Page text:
The New York Mets on Monday said they had severed ties with senior second baseman Robinson Cono, who is set to recover about $ 40 million from a 10-year, $ 240 million contract he signed with Seattle Mariners before the 2014 season.
Canoe, 39, batted first in 12 games with a home run and three RBIs.195 (8-for-41) after returning to the major leagues after a second suspension for violating a baseball anti-doping policy.
After the appointment, Kano will have to wait a week to become a free agent and sign with any other group that will only pay him the minimum wage rate ($ 700,000 in 2022), while he will be responsible for most of New York. His $ 24 million guaranteed salary for this and next season.
When they traded the canoe to the Mets in December 2018, the Marines agreed to pay $ 3.75 million a year in the canoe’s salary.
Canoe is batting.302 with 2,632 wins in 17 years in the major leagues, including 335 home runs and 1,305 Reserve Banks, but as May 2 approaches, the player’s future in the Queens has been a talking point in recent days. The Mets and all other major league clubs should reduce their pay from 28 to 26.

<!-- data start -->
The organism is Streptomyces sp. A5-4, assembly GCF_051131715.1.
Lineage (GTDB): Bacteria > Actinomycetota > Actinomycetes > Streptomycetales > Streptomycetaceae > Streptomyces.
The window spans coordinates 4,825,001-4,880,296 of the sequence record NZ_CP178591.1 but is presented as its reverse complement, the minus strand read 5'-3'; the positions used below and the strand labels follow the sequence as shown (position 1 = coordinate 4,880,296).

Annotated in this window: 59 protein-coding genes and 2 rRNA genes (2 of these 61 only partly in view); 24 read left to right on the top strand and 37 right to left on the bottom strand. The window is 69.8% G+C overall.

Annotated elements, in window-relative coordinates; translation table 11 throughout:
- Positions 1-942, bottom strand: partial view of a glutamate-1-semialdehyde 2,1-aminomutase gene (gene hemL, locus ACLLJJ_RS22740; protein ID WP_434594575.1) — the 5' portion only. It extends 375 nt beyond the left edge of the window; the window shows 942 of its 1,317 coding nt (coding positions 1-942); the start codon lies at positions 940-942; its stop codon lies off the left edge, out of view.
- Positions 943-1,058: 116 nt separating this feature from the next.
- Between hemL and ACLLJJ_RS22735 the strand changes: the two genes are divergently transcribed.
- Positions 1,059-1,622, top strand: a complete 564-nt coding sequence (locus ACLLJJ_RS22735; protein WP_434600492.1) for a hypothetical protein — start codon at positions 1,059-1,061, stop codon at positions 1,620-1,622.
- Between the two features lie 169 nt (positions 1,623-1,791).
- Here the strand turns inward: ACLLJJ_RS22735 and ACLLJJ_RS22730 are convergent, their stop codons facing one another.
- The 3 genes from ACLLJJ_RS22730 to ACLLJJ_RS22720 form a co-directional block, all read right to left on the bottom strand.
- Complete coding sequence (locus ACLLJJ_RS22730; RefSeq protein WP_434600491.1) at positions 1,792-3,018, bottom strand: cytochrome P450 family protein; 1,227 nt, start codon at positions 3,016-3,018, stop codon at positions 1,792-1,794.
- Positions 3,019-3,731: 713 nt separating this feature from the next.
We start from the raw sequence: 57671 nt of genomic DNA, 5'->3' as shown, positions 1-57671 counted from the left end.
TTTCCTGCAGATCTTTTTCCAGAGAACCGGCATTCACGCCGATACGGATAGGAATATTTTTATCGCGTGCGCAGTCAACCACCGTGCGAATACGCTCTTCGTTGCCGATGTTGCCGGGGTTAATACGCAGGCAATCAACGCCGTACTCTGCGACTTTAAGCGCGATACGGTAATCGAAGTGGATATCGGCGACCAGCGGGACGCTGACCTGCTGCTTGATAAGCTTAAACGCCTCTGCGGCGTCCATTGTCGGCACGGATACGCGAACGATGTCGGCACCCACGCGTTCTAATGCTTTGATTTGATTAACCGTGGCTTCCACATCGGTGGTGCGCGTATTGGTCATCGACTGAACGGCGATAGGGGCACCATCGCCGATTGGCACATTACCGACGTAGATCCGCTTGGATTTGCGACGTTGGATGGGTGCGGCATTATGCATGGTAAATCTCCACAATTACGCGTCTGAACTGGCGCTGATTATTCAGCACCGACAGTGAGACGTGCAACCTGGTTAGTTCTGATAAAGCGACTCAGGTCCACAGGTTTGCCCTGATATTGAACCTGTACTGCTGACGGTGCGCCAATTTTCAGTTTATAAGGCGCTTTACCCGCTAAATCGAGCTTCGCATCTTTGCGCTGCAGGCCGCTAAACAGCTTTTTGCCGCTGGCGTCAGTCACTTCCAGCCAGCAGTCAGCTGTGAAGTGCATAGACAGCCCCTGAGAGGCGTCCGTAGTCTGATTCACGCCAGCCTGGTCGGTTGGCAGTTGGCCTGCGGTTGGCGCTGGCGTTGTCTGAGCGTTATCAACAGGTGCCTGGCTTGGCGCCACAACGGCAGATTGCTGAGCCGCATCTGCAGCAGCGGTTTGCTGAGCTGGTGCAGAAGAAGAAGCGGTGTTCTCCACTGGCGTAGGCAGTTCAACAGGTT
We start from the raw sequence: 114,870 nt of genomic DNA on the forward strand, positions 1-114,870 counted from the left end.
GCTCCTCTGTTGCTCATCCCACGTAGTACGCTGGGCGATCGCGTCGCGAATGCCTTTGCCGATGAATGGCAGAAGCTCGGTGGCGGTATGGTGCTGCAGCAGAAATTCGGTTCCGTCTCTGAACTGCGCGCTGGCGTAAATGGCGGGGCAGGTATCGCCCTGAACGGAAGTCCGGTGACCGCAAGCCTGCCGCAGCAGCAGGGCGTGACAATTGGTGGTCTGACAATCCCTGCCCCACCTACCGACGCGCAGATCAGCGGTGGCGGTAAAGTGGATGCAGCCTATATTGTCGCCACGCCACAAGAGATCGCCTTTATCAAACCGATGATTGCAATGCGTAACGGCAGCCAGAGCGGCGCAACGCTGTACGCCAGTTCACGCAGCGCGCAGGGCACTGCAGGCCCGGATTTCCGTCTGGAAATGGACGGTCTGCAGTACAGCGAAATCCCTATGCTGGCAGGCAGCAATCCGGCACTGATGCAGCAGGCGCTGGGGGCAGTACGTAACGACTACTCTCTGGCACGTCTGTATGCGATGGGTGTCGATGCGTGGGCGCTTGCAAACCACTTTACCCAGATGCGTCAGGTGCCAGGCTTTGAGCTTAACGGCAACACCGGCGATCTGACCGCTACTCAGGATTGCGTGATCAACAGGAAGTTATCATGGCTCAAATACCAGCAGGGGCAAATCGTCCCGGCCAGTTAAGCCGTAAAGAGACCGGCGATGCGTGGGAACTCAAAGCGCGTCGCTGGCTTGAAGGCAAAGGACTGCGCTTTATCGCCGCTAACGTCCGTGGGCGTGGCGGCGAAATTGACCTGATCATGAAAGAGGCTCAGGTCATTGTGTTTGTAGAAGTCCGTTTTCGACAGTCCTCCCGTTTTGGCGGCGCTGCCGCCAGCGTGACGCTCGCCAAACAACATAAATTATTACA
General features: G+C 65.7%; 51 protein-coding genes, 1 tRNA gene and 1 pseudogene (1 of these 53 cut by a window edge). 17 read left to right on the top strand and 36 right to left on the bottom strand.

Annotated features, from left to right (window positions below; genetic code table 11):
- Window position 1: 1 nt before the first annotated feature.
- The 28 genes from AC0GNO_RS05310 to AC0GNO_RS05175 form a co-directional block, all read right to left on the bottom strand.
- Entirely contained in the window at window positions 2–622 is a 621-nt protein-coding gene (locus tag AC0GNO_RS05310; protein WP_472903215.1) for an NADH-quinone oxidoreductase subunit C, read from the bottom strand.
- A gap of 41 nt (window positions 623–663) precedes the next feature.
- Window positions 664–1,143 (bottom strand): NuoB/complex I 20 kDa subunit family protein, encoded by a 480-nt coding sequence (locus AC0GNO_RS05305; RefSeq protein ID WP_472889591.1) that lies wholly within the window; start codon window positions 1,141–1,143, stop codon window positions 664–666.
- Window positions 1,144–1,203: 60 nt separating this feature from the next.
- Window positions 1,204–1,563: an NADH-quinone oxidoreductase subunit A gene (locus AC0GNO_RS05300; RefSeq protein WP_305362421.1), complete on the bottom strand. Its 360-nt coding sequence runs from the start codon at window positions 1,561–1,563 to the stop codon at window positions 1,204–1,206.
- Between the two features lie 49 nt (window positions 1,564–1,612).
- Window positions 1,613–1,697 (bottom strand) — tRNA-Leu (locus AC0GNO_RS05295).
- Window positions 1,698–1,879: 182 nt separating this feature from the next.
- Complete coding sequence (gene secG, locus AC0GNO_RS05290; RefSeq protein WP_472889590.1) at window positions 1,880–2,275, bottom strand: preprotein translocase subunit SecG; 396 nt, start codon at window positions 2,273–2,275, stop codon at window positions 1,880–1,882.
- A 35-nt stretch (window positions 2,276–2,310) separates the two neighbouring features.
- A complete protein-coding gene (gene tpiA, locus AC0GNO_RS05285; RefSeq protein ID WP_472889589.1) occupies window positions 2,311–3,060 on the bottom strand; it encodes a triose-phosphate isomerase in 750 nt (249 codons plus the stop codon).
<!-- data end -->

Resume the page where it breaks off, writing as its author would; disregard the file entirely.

Major league rosters usually have 26 players, but due to a lack of spring training, the commissioner’s office allowed the addition of two extra pieces, mostly relief jars, between April 7 and May 1.
“This is a situation no one wants to be in,” Kano said Sunday night. “One is never ready for things, but when they come, one changes. What God wants must happen in life,” he added.
The eight-time All-Star and multiple Gold Glove winner, Cono seemed to go to the Cooperstown Hall of Fame until he was suspended twice for doping. The first ban occurred in May 2018 for 80 games, and the second, for 162 games in 2021, was announced in November 2020.
The player complained to the Mets training camp in Port St. Lucy, Fla., Without any guarantee of new manager Buck Schwolder’s overall plan.
“I’m not thinking about a role, but I’m feeling good about competing,” Kano said after apologizing to his teammates and Mets fans.
“It depends on how he feels and grows physically. I can not tell you now how many games he’s going to play in the second phase, how many DH shifts or anything else he’s going to do. Ready for the season,” Showalder said. “Jeff McNeill is very fond of playing second bass,” the manager at the time added.
“Travel aficionado. Infuriatingly humble reader. Incurable internet specialist.”